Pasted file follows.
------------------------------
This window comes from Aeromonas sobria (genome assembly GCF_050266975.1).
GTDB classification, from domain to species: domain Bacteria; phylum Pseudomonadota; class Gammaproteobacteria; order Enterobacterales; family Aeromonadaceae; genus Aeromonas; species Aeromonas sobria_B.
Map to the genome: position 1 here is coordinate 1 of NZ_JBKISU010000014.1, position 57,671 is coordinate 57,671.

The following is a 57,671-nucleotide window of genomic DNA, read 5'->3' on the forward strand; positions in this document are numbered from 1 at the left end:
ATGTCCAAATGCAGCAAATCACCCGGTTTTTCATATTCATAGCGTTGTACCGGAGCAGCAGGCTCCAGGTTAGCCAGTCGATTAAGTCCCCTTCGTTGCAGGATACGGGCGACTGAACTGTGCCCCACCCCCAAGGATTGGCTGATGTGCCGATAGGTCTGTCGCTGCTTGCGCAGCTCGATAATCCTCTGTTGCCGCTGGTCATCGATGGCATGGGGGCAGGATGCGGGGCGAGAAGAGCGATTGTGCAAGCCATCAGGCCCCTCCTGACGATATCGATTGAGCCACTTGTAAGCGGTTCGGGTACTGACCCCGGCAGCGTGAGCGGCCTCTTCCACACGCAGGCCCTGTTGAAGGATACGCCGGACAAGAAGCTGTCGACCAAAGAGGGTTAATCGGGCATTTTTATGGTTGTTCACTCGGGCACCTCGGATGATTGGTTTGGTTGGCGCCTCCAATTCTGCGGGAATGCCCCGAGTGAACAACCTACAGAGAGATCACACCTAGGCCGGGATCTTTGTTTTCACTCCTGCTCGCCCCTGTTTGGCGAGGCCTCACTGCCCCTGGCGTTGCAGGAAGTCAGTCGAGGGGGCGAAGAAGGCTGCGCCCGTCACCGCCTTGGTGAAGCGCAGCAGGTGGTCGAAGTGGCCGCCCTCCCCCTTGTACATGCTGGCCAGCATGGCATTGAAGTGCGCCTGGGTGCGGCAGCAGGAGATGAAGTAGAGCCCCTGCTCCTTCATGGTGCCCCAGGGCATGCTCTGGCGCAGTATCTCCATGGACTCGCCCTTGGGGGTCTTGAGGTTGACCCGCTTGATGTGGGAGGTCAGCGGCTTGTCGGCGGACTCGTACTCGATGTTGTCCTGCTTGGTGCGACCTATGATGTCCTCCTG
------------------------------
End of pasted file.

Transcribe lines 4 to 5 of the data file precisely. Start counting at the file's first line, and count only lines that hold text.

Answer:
The following is a 57,671-nucleotide window of genomic DNA, read 5'->3' on the forward strand; positions in this document are numbered from 1 at the left end:
ATGTCCAAATGCAGCAAATCACCCGGTTTTTCATATTCATAGCGTTGTACCGGAGCAGCAGGCTCCAGGTTAGCCAGTCGATTAAGTCCCCTTCGTTGCAGGATACGGGCGACTGAACTGTGCCCCACCCCCAAGGATTGGCTGATGTGCCGATAGGTCTGTCGCTGCTTGCGCAGCTCGATAATCCTCTGTTGCCGCTGGTCATCGATGGCATGGGGGCAGGATGCGGGGCGAGAAGAGCGATTGTGCAAGCCATCAGGCCCCTCCTGACGATATCGATTGAGCCACTTGTAAGCGGTTCGGGTACTGACCCCGGCAGCGTGAGCGGCCTCTTCCACACGCAGGCCCTGTTGAAGGATACGCCGGACAAGAAGCTGTCGACCAAAGAGGGTTAATCGGGCATTTTTATGGTTGTTCACTCGGGCACCTCGGATGATTGGTTTGGTTGGCGCCTCCAATTCTGCGGGAATGCCCCGAGTGAACAACCTACAGAGAGATCACACCTAGGCCGGGATCTTTGTTTTCACTCCTGCTCGCCCCTGTTTGGCGAGGCCTCACTGCCCCTGGCGTTGCAGGAAGTCAGTCGAGGGGGCGAAGAAGGCTGCGCCCGTCACCGCCTTGGTGAAGCGCAGCAGGTGGTCGAAGTGGCCGCCCTCCCCCTTGTACATGCTGGCCAGCATGGCATTGAAGTGCGCCTGGGTGCGGCAGCAGGAGATGAAGTAGAGCCCCTGCTCCTTCATGGTGCCCCAGGGCATGCTCTGGCGCAGTATCTCCATGGACTCGCCCTTGGGGGTCTTGAGGTTGACCCGCTTGATGTGGGAGGTCAGCGGCTTGTCGGCGGACTCGTACTCGATGTTGTCCTGCTTGGTGCGACCTATGATGTCCTCCTG